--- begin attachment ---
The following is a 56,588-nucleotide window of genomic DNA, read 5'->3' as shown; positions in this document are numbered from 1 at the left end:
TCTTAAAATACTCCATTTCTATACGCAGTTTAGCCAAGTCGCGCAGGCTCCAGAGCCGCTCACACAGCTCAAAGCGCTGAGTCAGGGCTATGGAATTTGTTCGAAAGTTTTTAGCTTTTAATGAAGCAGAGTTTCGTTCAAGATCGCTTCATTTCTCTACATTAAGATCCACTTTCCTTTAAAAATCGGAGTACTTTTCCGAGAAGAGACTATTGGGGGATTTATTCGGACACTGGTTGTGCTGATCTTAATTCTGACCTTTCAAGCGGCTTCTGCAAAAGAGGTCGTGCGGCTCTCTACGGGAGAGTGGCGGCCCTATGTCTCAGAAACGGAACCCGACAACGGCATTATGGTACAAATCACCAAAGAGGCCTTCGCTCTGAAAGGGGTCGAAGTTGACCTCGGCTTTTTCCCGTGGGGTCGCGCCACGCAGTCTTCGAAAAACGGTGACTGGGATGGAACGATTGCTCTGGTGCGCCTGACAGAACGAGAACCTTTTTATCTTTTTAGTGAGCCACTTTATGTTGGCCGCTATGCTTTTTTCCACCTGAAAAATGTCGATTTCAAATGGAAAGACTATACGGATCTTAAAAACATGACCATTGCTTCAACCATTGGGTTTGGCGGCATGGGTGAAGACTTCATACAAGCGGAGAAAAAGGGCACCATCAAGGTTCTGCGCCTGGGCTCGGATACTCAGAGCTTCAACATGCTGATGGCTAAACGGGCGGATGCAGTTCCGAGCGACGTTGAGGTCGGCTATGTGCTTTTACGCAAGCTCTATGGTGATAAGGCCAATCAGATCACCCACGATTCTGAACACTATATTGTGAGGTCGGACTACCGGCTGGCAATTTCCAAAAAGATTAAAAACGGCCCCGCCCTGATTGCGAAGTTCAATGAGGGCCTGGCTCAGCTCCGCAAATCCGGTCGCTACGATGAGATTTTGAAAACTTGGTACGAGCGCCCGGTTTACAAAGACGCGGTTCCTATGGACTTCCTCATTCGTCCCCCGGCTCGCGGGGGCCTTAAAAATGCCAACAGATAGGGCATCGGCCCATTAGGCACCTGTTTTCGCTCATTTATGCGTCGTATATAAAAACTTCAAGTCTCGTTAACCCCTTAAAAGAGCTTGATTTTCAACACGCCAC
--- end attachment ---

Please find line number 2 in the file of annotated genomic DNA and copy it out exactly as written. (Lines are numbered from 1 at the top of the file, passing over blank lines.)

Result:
TCTTAAAATACTCCATTTCTATACGCAGTTTAGCCAAGTCGCGCAGGCTCCAGAGCCGCTCACACAGCTCAAAGCGCTGAGTCAGGGCTATGGAATTTGTTCGAAAGTTTTTAGCTTTTAATGAAGCAGAGTTTCGTTCAAGATCGCTTCATTTCTCTACATTAAGATCCACTTTCCTTTAAAAATCGGAGTACTTTTCCGAGAAGAGACTATTGGGGGATTTATTCGGACACTGGTTGTGCTGATCTTAATTCTGACCTTTCAAGCGGCTTCTGCAAAAGAGGTCGTGCGGCTCTCTACGGGAGAGTGGCGGCCCTATGTCTCAGAAACGGAACCCGACAACGGCATTATGGTACAAATCACCAAAGAGGCCTTCGCTCTGAAAGGGGTCGAAGTTGACCTCGGCTTTTTCCCGTGGGGTCGCGCCACGCAGTCTTCGAAAAACGGTGACTGGGATGGAACGATTGCTCTGGTGCGCCTGACAGAACGAGAACCTTTTTATCTTTTTAGTGAGCCACTTTATGTTGGCCGCTATGCTTTTTTCCACCTGAAAAATGTCGATTTCAAATGGAAAGACTATACGGATCTTAAAAACATGACCATTGCTTCAACCATTGGGTTTGGCGGCATGGGTGAAGACTTCATACAAGCGGAGAAAAAGGGCACCATCAAGGTTCTGCGCCTGGGCTCGGATACTCAGAGCTTCAACATGCTGATGGCTAAACGGGCGGATGCAGTTCCGAGCGACGTTGAGGTCGGCTATGTGCTTTTACGCAAGCTCTATGGTGATAAGGCCAATCAGATCACCCACGATTCTGAACACTATATTGTGAGGTCGGACTACCGGCTGGCAATTTCCAAAAAGATTAAAAACGGCCCCGCCCTGATTGCGAAGTTCAATGAGGGCCTGGCTCAGCTCCGCAAATCCGGTCGCTACGATGAGATTTTGAAAACTTGGTACGAGCGCCCGGTTTACAAAGACGCGGTTCCTATGGACTTCCTCATTCGTCCCCCGGCTCGCGGGGGCCTTAAAAATGCCAACAGATAGGGCATCGGCCCATTAGGCACCTGTTTTCGCTCATTTATGCGTCGTATATAAAAACTTCAAGTCTCGTTAACCCCTTAAAAGAGCTTGATTTTCAACACGCCAC